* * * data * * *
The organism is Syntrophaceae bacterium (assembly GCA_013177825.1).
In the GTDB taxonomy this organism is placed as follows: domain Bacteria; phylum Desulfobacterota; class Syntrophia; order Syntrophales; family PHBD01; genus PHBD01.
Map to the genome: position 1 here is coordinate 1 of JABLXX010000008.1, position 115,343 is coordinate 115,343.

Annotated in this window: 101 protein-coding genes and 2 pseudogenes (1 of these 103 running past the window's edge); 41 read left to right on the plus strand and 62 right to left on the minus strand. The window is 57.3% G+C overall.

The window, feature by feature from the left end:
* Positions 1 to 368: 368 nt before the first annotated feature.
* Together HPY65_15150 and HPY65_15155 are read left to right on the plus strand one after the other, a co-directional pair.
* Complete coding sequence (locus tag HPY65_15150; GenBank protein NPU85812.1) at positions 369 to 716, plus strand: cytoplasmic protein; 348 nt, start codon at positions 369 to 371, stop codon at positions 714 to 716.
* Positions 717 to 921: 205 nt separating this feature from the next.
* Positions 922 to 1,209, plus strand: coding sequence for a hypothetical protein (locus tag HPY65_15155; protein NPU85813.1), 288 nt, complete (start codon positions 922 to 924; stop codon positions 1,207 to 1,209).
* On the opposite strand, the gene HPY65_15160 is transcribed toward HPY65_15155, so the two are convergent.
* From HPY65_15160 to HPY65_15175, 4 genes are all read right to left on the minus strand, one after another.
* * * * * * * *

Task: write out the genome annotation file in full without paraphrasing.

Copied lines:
The organism is Syntrophaceae bacterium (assembly GCA_013177825.1).
In the GTDB taxonomy this organism is placed as follows: domain Bacteria; phylum Desulfobacterota; class Syntrophia; order Syntrophales; family PHBD01; genus PHBD01.
Map to the genome: position 1 here is coordinate 1 of JABLXX010000008.1, position 115,343 is coordinate 115,343.

Annotated in this window: 101 protein-coding genes and 2 pseudogenes (1 of these 103 running past the window's edge); 41 read left to right on the plus strand and 62 right to left on the minus strand. The window is 57.3% G+C overall.

The window, feature by feature from the left end:
* Positions 1 to 368: 368 nt before the first annotated feature.
* Together HPY65_15150 and HPY65_15155 are read left to right on the plus strand one after the other, a co-directional pair.
* Complete coding sequence (locus tag HPY65_15150; GenBank protein NPU85812.1) at positions 369 to 716, plus strand: cytoplasmic protein; 348 nt, start codon at positions 369 to 371, stop codon at positions 714 to 716.
* Positions 717 to 921: 205 nt separating this feature from the next.
* Positions 922 to 1,209, plus strand: coding sequence for a hypothetical protein (locus tag HPY65_15155; protein NPU85813.1), 288 nt, complete (start codon positions 922 to 924; stop codon positions 1,207 to 1,209).
* On the opposite strand, the gene HPY65_15160 is transcribed toward HPY65_15155, so the two are convergent.
* From HPY65_15160 to HPY65_15175, 4 genes are all read right to left on the minus strand, one after another.